Medicare ICD-9 codes and WHO ICD-10 codes differ in several ways, and ICD-10 codes are more accurate. WHO ICD-10 codes will replace the ICD-9 codes so the health care industry can accurately track mortality and morbidity statistics, as stated by the U.S. Centers for Disease Control and Prevention.
Medicare ICD-9 codes have been used by health care professionals since the late 1970s, so an update was necessary to reflect the many changes in medicine, according to the CDC. They allow health officials to track and compare state and national statistic due to their and restricted data. ICD-9 codes didn't allow health care providers to differentiate between various complexities of a given condition or procedure, such as the severity of a disease or operation.
The WHO ICD-10 codes allow health care providers to note these differences. With these new codes, there are now 19 times more procedure codes and five times as many diagnostic codes as before. In addition, the WHO ICD-10 codes have alphanumeric categories instead of just numeric ones, and some conditions are now part of different groups, the CDC says. Codes are now up to speed with the latest technological advances to track clinical procedures more accurately.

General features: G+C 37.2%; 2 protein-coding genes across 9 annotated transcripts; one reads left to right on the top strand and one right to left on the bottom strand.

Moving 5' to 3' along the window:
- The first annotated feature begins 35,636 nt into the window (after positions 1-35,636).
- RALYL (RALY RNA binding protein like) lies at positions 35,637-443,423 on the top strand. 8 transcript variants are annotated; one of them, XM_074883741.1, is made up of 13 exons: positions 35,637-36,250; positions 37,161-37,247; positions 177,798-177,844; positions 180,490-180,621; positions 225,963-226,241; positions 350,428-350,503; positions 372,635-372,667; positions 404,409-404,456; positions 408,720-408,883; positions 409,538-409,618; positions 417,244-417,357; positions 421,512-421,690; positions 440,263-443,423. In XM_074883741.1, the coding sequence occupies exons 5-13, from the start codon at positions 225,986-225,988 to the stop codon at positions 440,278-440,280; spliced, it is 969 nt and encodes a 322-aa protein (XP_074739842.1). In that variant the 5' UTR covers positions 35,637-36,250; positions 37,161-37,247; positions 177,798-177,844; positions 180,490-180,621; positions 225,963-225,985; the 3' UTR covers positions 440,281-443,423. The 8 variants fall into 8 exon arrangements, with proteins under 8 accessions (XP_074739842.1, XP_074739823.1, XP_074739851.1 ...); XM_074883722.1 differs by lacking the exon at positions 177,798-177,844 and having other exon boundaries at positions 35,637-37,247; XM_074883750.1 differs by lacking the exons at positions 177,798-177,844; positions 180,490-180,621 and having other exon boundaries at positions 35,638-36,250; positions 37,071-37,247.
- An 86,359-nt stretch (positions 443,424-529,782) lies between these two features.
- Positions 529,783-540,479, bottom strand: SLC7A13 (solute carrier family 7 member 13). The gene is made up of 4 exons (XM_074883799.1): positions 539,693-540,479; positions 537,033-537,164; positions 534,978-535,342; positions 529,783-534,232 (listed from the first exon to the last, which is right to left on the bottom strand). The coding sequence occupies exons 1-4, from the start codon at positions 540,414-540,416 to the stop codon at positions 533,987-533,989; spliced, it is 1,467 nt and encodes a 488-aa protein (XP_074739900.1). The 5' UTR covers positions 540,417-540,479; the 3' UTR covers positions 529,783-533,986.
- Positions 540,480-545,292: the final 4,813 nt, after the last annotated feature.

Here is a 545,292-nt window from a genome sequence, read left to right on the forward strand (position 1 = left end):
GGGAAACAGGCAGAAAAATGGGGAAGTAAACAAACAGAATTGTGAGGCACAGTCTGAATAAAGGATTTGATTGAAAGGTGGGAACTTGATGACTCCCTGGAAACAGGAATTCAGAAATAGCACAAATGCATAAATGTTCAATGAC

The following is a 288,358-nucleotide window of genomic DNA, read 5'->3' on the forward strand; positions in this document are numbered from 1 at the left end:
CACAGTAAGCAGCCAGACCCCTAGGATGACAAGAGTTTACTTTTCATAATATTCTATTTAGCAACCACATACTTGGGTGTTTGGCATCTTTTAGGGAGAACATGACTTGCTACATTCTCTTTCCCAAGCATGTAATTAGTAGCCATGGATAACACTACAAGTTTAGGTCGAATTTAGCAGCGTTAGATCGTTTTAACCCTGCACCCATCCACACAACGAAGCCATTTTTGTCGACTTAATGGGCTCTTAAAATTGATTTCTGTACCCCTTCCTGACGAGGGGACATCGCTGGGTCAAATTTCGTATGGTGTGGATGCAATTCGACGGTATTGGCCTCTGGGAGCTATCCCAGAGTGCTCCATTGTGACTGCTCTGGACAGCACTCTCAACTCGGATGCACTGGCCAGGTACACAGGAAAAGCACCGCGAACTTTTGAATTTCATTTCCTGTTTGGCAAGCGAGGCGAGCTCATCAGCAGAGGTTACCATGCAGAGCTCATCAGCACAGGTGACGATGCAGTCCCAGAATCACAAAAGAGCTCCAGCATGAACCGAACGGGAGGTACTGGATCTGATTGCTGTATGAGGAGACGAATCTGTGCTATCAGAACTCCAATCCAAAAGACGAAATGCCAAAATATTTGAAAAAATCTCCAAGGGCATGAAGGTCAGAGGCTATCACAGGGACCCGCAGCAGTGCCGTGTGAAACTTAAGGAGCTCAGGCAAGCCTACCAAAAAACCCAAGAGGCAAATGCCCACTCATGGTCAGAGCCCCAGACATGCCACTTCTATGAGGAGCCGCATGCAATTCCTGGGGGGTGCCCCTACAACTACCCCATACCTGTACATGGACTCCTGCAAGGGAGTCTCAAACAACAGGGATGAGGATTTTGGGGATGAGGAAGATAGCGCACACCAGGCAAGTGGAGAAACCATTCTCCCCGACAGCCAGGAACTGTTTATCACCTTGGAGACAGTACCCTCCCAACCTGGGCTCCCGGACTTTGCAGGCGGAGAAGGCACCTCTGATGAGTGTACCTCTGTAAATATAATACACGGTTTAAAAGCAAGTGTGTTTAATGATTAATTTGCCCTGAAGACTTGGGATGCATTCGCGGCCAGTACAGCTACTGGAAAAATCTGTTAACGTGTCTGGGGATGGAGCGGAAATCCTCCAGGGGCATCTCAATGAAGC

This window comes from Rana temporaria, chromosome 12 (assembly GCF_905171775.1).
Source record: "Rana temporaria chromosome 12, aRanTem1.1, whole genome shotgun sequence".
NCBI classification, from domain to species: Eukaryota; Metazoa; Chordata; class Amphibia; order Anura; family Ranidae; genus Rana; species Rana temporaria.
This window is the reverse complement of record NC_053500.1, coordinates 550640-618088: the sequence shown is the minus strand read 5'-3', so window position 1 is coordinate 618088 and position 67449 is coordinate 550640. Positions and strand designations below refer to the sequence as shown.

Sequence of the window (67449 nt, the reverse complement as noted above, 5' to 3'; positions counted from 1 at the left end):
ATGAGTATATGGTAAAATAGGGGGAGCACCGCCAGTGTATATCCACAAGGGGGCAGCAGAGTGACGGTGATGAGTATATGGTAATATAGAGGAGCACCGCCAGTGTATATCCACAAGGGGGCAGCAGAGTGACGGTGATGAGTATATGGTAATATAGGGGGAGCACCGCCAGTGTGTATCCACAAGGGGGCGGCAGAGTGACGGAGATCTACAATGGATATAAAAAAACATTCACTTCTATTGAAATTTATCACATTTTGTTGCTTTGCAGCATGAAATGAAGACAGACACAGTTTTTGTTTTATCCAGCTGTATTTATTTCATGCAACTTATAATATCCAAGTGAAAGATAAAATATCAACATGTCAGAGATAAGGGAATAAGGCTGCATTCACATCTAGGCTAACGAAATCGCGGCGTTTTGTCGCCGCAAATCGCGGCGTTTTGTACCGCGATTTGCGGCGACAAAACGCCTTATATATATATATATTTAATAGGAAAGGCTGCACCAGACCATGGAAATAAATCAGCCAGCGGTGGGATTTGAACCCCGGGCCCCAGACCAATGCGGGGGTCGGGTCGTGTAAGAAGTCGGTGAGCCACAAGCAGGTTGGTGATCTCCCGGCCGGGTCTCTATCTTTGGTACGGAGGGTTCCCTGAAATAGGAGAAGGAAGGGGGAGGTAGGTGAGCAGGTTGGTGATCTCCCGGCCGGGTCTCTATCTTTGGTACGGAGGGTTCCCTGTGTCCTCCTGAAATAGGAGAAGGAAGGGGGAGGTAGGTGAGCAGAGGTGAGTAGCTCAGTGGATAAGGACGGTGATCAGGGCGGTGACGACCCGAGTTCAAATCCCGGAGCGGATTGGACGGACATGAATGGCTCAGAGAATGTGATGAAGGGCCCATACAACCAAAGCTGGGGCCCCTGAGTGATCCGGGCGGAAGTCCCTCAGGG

These differences will improve several key areas of understanding and tracking health conditions, according to the CDC. Health care professionals can now indicate minute details, such as where and how an injury occurred. They can also introduce new concepts and update terminology, which will improve the field of medicine.